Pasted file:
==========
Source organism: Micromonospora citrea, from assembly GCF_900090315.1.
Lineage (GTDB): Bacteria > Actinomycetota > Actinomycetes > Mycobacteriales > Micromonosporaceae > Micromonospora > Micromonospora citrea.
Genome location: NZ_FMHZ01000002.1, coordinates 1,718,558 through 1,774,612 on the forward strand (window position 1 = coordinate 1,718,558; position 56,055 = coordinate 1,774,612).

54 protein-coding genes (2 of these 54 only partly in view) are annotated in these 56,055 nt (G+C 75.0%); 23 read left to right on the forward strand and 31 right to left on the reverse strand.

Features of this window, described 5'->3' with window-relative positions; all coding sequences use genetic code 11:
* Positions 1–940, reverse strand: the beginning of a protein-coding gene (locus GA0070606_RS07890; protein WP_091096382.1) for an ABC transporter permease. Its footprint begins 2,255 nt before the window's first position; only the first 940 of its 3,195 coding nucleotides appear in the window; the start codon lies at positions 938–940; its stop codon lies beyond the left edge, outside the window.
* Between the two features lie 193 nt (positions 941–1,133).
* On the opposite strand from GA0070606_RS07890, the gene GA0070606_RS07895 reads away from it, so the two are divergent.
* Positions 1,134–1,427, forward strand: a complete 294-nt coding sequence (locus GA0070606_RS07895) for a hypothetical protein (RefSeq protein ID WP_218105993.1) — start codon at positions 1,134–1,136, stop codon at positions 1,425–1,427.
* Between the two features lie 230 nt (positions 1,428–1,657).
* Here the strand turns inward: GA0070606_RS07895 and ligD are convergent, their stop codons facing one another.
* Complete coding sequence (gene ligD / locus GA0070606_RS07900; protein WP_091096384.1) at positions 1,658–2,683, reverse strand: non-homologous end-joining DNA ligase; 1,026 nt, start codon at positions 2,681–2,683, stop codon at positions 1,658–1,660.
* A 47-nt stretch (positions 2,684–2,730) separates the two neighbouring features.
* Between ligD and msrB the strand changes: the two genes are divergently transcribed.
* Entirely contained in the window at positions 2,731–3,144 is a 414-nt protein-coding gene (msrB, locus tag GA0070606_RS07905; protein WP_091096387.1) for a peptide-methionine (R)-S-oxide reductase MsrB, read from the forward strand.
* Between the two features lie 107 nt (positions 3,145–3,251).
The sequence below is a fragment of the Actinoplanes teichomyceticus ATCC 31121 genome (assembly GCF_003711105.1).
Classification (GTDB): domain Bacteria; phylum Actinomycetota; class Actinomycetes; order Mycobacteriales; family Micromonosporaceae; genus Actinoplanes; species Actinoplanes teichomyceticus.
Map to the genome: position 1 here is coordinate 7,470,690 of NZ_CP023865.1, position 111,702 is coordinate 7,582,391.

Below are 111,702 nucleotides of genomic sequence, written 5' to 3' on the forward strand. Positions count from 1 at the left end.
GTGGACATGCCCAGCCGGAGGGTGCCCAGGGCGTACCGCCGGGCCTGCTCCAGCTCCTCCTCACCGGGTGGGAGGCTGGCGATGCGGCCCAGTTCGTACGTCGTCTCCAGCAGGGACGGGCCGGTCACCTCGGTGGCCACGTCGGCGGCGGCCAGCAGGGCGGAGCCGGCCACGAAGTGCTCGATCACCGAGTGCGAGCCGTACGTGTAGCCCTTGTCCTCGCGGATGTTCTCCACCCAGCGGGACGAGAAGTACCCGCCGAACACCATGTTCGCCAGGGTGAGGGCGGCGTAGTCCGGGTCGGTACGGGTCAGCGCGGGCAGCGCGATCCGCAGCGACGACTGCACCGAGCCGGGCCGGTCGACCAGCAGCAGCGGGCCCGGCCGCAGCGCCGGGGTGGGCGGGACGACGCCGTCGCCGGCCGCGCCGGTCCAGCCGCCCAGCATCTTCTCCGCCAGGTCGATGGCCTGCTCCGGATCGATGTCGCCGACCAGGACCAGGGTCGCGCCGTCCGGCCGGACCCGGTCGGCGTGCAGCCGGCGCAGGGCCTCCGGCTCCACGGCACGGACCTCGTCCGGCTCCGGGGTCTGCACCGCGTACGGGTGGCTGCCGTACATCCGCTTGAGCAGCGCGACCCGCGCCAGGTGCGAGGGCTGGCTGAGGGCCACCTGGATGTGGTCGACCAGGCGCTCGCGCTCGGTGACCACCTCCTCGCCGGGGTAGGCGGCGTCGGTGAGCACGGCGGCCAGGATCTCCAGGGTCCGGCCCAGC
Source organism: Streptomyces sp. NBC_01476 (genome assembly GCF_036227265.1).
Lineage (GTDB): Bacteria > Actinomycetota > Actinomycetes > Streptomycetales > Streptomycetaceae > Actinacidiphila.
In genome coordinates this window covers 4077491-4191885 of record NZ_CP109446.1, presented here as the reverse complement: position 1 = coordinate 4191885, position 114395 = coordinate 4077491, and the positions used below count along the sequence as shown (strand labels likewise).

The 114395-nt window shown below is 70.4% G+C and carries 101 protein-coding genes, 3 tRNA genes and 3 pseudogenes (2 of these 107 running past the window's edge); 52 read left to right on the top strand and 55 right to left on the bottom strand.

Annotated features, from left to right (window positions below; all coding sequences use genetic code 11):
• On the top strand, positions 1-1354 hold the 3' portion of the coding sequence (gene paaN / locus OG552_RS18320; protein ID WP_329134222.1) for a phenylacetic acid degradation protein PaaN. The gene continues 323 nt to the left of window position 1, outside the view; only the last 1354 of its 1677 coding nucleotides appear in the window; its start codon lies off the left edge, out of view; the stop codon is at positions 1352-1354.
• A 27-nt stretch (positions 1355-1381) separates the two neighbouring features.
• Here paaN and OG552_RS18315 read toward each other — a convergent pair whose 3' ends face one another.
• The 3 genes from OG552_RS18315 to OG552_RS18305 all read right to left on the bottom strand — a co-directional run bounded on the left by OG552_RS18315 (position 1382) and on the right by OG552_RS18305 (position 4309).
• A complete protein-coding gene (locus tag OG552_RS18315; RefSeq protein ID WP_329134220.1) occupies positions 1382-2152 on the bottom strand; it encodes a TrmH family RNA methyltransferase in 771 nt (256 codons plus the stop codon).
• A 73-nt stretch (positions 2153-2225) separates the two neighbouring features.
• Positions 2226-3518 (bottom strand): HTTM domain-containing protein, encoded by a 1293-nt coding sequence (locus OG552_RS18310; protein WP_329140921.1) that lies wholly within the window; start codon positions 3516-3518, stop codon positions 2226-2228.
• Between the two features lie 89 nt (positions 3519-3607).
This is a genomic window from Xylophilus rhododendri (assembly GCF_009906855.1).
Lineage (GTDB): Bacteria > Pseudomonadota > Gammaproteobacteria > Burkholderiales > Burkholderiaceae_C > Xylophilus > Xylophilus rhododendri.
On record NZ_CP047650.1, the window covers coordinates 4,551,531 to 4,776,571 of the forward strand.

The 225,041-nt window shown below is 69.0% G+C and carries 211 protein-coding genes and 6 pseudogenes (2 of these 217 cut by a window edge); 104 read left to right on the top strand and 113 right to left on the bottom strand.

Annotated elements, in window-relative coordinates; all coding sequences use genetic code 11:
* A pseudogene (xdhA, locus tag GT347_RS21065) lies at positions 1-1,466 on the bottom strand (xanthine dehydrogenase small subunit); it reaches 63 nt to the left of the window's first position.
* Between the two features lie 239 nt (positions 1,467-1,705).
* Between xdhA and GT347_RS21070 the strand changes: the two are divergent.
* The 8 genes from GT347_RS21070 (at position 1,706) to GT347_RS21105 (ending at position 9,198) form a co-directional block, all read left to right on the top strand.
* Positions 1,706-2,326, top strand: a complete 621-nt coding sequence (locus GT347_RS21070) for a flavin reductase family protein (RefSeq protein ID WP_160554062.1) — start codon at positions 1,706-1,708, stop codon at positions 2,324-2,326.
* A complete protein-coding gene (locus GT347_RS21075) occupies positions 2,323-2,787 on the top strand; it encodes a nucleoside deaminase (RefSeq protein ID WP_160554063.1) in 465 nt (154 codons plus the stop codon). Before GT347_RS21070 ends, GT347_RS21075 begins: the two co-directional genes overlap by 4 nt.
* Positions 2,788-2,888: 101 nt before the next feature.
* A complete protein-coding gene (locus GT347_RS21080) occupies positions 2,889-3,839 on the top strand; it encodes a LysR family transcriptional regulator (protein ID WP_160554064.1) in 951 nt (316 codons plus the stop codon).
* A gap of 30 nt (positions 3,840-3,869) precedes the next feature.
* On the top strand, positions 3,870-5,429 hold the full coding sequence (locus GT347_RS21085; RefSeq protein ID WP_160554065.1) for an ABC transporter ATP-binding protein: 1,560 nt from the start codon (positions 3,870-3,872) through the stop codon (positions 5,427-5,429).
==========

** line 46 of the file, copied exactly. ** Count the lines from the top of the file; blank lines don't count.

* Positions 2,788-2,888: 101 nt before the next feature.